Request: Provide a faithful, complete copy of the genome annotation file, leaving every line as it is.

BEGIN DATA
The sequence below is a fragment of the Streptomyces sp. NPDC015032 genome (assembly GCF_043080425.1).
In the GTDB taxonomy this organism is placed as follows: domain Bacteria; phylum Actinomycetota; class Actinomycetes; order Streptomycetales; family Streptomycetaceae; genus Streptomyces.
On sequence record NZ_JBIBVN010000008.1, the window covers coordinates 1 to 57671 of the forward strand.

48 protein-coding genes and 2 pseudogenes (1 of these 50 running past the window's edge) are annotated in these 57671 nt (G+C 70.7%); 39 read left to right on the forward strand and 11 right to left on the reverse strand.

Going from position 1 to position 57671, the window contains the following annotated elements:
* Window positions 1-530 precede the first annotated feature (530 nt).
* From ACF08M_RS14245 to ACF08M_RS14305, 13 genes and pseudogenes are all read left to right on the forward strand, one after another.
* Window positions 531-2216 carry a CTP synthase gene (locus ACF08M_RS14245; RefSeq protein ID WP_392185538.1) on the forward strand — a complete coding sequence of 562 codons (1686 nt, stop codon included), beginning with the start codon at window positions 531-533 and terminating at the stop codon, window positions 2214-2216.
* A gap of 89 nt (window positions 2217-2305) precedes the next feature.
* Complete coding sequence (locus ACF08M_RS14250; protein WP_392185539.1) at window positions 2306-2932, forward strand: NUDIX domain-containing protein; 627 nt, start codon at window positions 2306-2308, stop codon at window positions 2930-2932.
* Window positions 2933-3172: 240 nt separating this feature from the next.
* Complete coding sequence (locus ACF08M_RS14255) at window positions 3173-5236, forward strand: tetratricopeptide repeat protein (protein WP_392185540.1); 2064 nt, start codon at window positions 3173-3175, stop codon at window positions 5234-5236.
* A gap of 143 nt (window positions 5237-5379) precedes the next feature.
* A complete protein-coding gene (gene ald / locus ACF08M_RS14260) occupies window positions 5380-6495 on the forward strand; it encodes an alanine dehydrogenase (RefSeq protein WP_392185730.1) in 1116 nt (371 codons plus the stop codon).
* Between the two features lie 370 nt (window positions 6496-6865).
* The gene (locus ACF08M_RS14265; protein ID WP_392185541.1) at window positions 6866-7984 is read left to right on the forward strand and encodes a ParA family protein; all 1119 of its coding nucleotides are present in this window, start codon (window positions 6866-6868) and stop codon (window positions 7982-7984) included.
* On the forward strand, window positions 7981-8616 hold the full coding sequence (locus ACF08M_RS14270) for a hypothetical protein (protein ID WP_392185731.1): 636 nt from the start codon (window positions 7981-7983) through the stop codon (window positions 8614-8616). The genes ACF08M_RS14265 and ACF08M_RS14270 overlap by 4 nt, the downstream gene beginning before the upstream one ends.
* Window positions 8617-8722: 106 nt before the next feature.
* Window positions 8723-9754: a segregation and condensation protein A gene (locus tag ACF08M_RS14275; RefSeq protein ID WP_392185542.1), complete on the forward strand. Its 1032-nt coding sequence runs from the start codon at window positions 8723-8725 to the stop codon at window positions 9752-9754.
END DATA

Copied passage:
The sequence below is a fragment of the Streptomyces sp. NPDC015032 genome (assembly GCF_043080425.1).
In the GTDB taxonomy this organism is placed as follows: domain Bacteria; phylum Actinomycetota; class Actinomycetes; order Streptomycetales; family Streptomycetaceae; genus Streptomyces.
On sequence record NZ_JBIBVN010000008.1, the window covers coordinates 1 to 57671 of the forward strand.

48 protein-coding genes and 2 pseudogenes (1 of these 50 running past the window's edge) are annotated in these 57671 nt (G+C 70.7%); 39 read left to right on the forward strand and 11 right to left on the reverse strand.

Going from position 1 to position 57671, the window contains the following annotated elements:
* Window positions 1-530 precede the first annotated feature (530 nt).
* From ACF08M_RS14245 to ACF08M_RS14305, 13 genes and pseudogenes are all read left to right on the forward strand, one after another.
* Window positions 531-2216 carry a CTP synthase gene (locus ACF08M_RS14245; RefSeq protein ID WP_392185538.1) on the forward strand — a complete coding sequence of 562 codons (1686 nt, stop codon included), beginning with the start codon at window positions 531-533 and terminating at the stop codon, window positions 2214-2216.
* A gap of 89 nt (window positions 2217-2305) precedes the next feature.
* Complete coding sequence (locus ACF08M_RS14250; protein WP_392185539.1) at window positions 2306-2932, forward strand: NUDIX domain-containing protein; 627 nt, start codon at window positions 2306-2308, stop codon at window positions 2930-2932.
* Window positions 2933-3172: 240 nt separating this feature from the next.
* Complete coding sequence (locus ACF08M_RS14255) at window positions 3173-5236, forward strand: tetratricopeptide repeat protein (protein WP_392185540.1); 2064 nt, start codon at window positions 3173-3175, stop codon at window positions 5234-5236.
* A gap of 143 nt (window positions 5237-5379) precedes the next feature.
* A complete protein-coding gene (gene ald / locus ACF08M_RS14260) occupies window positions 5380-6495 on the forward strand; it encodes an alanine dehydrogenase (RefSeq protein WP_392185730.1) in 1116 nt (371 codons plus the stop codon).
* Between the two features lie 370 nt (window positions 6496-6865).
* The gene (locus ACF08M_RS14265; protein ID WP_392185541.1) at window positions 6866-7984 is read left to right on the forward strand and encodes a ParA family protein; all 1119 of its coding nucleotides are present in this window, start codon (window positions 6866-6868) and stop codon (window positions 7982-7984) included.
* On the forward strand, window positions 7981-8616 hold the full coding sequence (locus ACF08M_RS14270) for a hypothetical protein (protein ID WP_392185731.1): 636 nt from the start codon (window positions 7981-7983) through the stop codon (window positions 8614-8616). The genes ACF08M_RS14265 and ACF08M_RS14270 overlap by 4 nt, the downstream gene beginning before the upstream one ends.
* Window positions 8617-8722: 106 nt before the next feature.
* Window positions 8723-9754: a segregation and condensation protein A gene (locus tag ACF08M_RS14275; RefSeq protein ID WP_392185542.1), complete on the forward strand. Its 1032-nt coding sequence runs from the start codon at window positions 8723-8725 to the stop codon at window positions 9752-9754.